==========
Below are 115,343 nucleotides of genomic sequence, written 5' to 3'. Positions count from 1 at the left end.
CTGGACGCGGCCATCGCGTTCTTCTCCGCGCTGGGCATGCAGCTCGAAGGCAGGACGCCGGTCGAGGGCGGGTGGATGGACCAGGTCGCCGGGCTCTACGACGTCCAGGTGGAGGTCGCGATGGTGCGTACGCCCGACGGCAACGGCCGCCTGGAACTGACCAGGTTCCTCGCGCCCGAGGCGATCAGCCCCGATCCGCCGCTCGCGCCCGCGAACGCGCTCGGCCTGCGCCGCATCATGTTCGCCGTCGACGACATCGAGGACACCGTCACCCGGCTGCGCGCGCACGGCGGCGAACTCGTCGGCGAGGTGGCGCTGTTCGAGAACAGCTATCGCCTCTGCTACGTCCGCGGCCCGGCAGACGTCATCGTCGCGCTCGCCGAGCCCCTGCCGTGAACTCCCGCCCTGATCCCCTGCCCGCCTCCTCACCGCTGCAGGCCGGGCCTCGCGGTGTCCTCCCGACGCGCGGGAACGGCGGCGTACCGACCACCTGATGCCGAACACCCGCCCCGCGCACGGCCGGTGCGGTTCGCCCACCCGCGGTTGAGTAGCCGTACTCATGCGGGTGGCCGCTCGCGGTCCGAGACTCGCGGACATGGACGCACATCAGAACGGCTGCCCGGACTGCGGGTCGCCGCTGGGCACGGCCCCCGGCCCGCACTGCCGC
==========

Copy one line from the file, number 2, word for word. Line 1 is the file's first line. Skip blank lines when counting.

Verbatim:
CTGGACGCGGCCATCGCGTTCTTCTCCGCGCTGGGCATGCAGCTCGAAGGCAGGACGCCGGTCGAGGGCGGGTGGATGGACCAGGTCGCCGGGCTCTACGACGTCCAGGTGGAGGTCGCGATGGTGCGTACGCCCGACGGCAACGGCCGCCTGGAACTGACCAGGTTCCTCGCGCCCGAGGCGATCAGCCCCGATCCGCCGCTCGCGCCCGCGAACGCGCTCGGCCTGCGCCGCATCATGTTCGCCGTCGACGACATCGAGGACACCGTCACCCGGCTGCGCGCGCACGGCGGCGAACTCGTCGGCGAGGTGGCGCTGTTCGAGAACAGCTATCGCCTCTGCTACGTCCGCGGCCCGGCAGACGTCATCGTCGCGCTCGCCGAGCCCCTGCCGTGAACTCCCGCCCTGATCCCCTGCCCGCCTCCTCACCGCTGCAGGCCGGGCCTCGCGGTGTCCTCCCGACGCGCGGGAACGGCGGCGTACCGACCACCTGATGCCGAACACCCGCCCCGCGCACGGCCGGTGCGGTTCGCCCACCCGCGGTTGAGTAGCCGTACTCATGCGGGTGGCCGCTCGCGGTCCGAGACTCGCGGACATGGACGCACATCAGAACGGCTGCCCGGACTGCGGGTCGCCGCTGGGCACGGCCCCCGGCCCGCACTGCCGC